A Marriage Made In Earth
By Tom Wachunas
“Clay. It’s rain, dead leaves, dust, all my dead ancestors. Stones that have been ground into sand. Mud. The whole cycle of life and death.” - Martine Vermeulean –
“You cannot help but learn more as you take the world into your hands. Take it up reverently, for it’s an old piece of clay, with millions of thumbprints on it.” - John Updike –
It’s taken me a long time to nurture anything approaching genuine reverence for ceramics (aka stoneware or pottery). My own experience as a practicing ceramist lasted just two quarters during my college years. Then, my mastery of “throwing” pots (i.e., forming clay vessels on a potter’s wheel) was limited to disgustedly dashing many if not most of my finished wares against the unforgiving concrete floor of the student ceramics studio. The few clumsy – make that ugly - pieces that survived my sophomore tantrums ended up as a “gift” to my parents, which they quickly and understandably packed away permanently.
Out of sight, but not out of mind. For, despite my fledgling failures with the medium, a seed of appreciation for the unique challenges of the potter’s craft did survive. Gradually, and with a modest bit of research and intentional observation, I’ve come to have real respect and even affection for those masterfully thrown vessels that transcend the ordinary.
More than 20 truly extraordinary vessels are currently on view at the Canton Museum of Art (CMA) until July 22 in the show, “Journey in Clay: The Colemans.” CMA Curator Lynnda Arrasmith has been fascinated by the married couples she’s met who work together as ceramic artists, and this is the inaugural exhibit in a series that will spotlight such couples. Tom and Elaine Coleman, husband and wife from Nevada, have been working together for more than 35 years. Tom’s special expertise is in throwing large porcelain pieces, while Elaine’s is in carving and glazing, with an acute mastery of celadon glazes.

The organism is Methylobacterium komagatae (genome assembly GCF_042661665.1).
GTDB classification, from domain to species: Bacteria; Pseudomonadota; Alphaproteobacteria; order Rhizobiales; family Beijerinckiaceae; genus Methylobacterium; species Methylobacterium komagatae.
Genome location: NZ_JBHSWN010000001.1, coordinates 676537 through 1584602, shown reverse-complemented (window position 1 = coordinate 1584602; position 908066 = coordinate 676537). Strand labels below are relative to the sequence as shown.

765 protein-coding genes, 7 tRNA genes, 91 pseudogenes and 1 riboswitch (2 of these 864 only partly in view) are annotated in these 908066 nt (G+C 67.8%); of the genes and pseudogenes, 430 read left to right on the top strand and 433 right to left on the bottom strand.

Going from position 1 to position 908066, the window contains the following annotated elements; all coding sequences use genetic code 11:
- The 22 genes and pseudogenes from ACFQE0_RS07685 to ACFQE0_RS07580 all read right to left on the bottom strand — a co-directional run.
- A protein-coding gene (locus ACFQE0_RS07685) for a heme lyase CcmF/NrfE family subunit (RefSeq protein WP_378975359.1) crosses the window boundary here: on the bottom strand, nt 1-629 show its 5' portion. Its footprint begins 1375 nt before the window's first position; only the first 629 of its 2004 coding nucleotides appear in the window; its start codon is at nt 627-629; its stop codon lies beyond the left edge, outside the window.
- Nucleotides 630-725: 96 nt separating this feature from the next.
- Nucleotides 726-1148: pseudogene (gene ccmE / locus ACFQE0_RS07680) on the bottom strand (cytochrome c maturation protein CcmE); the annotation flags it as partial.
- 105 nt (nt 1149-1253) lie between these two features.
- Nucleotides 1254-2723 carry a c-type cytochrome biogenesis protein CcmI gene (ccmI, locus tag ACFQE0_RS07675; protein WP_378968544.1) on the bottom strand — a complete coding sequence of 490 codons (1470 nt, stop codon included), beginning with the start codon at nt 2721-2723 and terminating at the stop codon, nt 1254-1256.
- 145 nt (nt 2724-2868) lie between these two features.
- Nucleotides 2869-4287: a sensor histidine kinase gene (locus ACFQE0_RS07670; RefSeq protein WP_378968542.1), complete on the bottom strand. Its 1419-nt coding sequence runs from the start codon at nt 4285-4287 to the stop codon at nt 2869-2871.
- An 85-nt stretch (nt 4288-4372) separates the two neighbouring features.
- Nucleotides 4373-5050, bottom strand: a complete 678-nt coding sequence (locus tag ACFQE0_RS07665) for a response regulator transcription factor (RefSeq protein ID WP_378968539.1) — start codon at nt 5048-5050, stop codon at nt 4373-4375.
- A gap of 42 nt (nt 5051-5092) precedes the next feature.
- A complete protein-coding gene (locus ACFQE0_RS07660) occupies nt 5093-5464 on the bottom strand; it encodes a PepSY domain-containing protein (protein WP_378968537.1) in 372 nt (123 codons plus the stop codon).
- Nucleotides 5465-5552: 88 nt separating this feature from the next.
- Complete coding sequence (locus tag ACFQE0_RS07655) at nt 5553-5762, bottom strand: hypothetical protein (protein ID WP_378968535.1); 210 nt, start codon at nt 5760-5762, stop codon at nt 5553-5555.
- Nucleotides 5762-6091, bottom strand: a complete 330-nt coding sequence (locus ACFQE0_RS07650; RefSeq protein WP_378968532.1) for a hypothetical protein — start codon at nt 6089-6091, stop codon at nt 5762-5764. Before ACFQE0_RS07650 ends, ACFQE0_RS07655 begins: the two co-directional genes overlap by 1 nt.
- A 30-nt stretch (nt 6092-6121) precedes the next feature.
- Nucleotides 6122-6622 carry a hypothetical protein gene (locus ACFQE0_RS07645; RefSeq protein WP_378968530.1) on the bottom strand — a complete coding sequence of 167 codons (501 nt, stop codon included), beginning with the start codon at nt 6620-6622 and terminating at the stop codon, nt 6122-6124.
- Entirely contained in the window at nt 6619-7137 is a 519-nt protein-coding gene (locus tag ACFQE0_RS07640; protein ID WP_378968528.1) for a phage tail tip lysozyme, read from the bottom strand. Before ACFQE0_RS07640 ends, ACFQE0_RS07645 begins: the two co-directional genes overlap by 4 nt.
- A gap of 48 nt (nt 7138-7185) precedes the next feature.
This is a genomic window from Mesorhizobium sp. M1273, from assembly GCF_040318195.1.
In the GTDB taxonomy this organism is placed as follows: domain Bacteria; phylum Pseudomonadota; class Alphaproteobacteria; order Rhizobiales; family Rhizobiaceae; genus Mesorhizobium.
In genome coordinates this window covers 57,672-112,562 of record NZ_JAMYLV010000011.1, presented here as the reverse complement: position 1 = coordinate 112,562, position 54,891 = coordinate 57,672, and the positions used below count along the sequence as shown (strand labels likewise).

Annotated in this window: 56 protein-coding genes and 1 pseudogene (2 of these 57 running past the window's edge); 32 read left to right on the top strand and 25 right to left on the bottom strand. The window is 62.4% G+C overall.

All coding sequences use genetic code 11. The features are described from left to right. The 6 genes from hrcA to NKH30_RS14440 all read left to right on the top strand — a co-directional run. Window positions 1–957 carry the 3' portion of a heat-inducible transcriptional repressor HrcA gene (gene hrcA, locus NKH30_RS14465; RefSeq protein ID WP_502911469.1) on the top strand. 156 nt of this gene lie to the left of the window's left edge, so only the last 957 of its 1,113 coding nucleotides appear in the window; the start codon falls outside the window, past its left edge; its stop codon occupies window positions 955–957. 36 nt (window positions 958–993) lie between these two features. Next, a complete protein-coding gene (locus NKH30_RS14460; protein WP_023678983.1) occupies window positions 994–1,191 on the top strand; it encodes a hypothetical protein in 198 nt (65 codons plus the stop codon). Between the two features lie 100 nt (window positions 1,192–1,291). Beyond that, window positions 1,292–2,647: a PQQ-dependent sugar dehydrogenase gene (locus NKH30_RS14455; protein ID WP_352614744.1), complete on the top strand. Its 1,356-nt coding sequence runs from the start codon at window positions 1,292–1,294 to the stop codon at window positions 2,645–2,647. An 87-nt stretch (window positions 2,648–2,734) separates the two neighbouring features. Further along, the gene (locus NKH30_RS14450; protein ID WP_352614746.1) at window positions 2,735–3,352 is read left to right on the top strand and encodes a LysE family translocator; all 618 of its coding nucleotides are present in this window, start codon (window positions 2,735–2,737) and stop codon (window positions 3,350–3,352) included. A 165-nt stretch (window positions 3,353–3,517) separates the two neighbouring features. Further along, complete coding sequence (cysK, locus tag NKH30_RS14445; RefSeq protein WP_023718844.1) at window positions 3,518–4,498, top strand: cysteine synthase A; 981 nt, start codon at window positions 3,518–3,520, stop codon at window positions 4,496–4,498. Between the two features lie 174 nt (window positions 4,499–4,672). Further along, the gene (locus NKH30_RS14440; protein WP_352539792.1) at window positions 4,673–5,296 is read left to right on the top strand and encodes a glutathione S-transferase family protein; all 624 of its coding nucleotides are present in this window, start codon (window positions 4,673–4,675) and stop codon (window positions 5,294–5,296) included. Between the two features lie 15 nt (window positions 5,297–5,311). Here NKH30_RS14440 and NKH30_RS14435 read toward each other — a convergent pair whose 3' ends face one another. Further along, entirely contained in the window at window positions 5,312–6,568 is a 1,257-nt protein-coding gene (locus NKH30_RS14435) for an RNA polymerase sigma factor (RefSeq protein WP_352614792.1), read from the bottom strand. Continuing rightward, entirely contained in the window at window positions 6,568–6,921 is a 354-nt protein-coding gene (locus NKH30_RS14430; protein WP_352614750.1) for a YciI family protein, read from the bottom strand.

In general, many of the tapered bottles and circular platters here share the same physical form. But the artists have imbued their respective forms with a distinct surface identity and individualized aesthetic. Comparatively speaking in this context, and at the risk of oversimplifying or stereotyping the elegant uniqueness of these vessels, I do think his look like a he made them, while hers look like a she made them.
Tom’s matt glazes are like abstract paintings with undulating colors and visual textures that lend his forms a quiet yet muscular volatility. Quieter still, but equally stunning, Elaine’s celadon gems glow with a stately, sleek linearity, delicately incised with marvelous, fluid drawings of birds or leaves. The subtle but vibrant complementary relationship between the his and hers – the beautifully articulated point-counterpoint of individual approaches – makes this show richly unified.
I’m also reminded of the appeal, indeed the potency of clay itself to conjure deeply poetic, archetypal connections to the planet. Rebirthing clay - that viscous, timeless reliquary of all things earthen - into vessels as beautiful as these is very much an act of practical magic.
Photos: Top two: “Raised Lines Platter” and “Loose Bottle” by Tom Coleman / Bottom two: “Iris and Leaf Platter” and “Parrots and Leaf Bottle” by Elaine Coleman. All works are thrown porcelain. On view through July 22 at the Canton Museum of Art.